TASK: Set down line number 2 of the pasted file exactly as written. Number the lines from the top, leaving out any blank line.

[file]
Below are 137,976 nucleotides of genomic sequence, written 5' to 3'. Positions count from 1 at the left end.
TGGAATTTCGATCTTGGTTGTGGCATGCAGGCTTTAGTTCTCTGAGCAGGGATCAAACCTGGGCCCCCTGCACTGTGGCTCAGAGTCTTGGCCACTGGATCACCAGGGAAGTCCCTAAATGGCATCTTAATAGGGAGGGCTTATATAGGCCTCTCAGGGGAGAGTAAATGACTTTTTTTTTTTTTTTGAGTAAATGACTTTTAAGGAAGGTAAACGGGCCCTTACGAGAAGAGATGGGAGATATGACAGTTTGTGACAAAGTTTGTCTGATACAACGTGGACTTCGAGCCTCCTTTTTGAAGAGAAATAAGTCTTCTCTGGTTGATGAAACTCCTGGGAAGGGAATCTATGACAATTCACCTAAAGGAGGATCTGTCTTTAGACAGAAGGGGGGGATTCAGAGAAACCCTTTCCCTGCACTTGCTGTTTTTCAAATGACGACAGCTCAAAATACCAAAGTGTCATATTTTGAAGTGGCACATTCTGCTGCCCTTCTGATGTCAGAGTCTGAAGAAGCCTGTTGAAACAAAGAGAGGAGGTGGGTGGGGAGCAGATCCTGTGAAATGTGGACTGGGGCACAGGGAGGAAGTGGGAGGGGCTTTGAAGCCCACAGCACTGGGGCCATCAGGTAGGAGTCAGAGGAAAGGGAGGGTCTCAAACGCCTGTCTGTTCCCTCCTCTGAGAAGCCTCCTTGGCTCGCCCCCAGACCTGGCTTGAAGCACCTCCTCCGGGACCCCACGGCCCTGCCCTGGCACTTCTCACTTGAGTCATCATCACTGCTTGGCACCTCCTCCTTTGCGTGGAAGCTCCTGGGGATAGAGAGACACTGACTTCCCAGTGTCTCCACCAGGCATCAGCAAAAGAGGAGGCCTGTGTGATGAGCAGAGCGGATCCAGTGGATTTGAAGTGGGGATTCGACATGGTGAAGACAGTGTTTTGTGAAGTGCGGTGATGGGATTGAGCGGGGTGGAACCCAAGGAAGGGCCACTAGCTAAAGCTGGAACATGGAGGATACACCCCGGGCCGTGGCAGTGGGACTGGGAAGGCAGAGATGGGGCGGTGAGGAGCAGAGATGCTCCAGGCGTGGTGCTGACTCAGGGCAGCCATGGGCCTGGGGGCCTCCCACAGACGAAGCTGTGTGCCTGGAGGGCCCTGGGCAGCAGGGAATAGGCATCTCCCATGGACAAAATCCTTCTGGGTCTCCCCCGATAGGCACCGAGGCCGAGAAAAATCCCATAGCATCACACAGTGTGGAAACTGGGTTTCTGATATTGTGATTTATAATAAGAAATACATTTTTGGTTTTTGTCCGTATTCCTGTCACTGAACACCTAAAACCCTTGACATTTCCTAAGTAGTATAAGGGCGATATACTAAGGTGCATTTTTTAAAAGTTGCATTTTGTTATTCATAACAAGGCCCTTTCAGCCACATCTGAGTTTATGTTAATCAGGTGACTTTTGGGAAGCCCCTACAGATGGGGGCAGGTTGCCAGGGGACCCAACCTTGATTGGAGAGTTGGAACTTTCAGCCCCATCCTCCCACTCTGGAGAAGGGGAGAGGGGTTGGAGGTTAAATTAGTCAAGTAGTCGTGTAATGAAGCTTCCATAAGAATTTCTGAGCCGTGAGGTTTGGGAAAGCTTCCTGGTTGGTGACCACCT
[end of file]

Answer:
TGGAATTTCGATCTTGGTTGTGGCATGCAGGCTTTAGTTCTCTGAGCAGGGATCAAACCTGGGCCCCCTGCACTGTGGCTCAGAGTCTTGGCCACTGGATCACCAGGGAAGTCCCTAAATGGCATCTTAATAGGGAGGGCTTATATAGGCCTCTCAGGGGAGAGTAAATGACTTTTTTTTTTTTTTTGAGTAAATGACTTTTAAGGAAGGTAAACGGGCCCTTACGAGAAGAGATGGGAGATATGACAGTTTGTGACAAAGTTTGTCTGATACAACGTGGACTTCGAGCCTCCTTTTTGAAGAGAAATAAGTCTTCTCTGGTTGATGAAACTCCTGGGAAGGGAATCTATGACAATTCACCTAAAGGAGGATCTGTCTTTAGACAGAAGGGGGGGATTCAGAGAAACCCTTTCCCTGCACTTGCTGTTTTTCAAATGACGACAGCTCAAAATACCAAAGTGTCATATTTTGAAGTGGCACATTCTGCTGCCCTTCTGATGTCAGAGTCTGAAGAAGCCTGTTGAAACAAAGAGAGGAGGTGGGTGGGGAGCAGATCCTGTGAAATGTGGACTGGGGCACAGGGAGGAAGTGGGAGGGGCTTTGAAGCCCACAGCACTGGGGCCATCAGGTAGGAGTCAGAGGAAAGGGAGGGTCTCAAACGCCTGTCTGTTCCCTCCTCTGAGAAGCCTCCTTGGCTCGCCCCCAGACCTGGCTTGAAGCACCTCCTCCGGGACCCCACGGCCCTGCCCTGGCACTTCTCACTTGAGTCATCATCACTGCTTGGCACCTCCTCCTTTGCGTGGAAGCTCCTGGGGATAGAGAGACACTGACTTCCCAGTGTCTCCACCAGGCATCAGCAAAAGAGGAGGCCTGTGTGATGAGCAGAGCGGATCCAGTGGATTTGAAGTGGGGATTCGACATGGTGAAGACAGTGTTTTGTGAAGTGCGGTGATGGGATTGAGCGGGGTGGAACCCAAGGAAGGGCCACTAGCTAAAGCTGGAACATGGAGGATACACCCCGGGCCGTGGCAGTGGGACTGGGAAGGCAGAGATGGGGCGGTGAGGAGCAGAGATGCTCCAGGCGTGGTGCTGACTCAGGGCAGCCATGGGCCTGGGGGCCTCCCACAGACGAAGCTGTGTGCCTGGAGGGCCCTGGGCAGCAGGGAATAGGCATCTCCCATGGACAAAATCCTTCTGGGTCTCCCCCGATAGGCACCGAGGCCGAGAAAAATCCCATAGCATCACACAGTGTGGAAACTGGGTTTCTGATATTGTGATTTATAATAAGAAATACATTTTTGGTTTTTGTCCGTATTCCTGTCACTGAACACCTAAAACCCTTGACATTTCCTAAGTAGTATAAGGGCGATATACTAAGGTGCATTTTTTAAAAGTTGCATTTTGTTATTCATAACAAGGCCCTTTCAGCCACATCTGAGTTTATGTTAATCAGGTGACTTTTGGGAAGCCCCTACAGATGGGGGCAGGTTGCCAGGGGACCCAACCTTGATTGGAGAGTTGGAACTTTCAGCCCCATCCTCCCACTCTGGAGAAGGGGAGAGGGGTTGGAGGTTAAATTAGTCAAGTAGTCGTGTAATGAAGCTTCCATAAGAATTTCTGAGCCGTGAGGTTTGGGAAAGCTTCCTGGTTGGTGACCACCT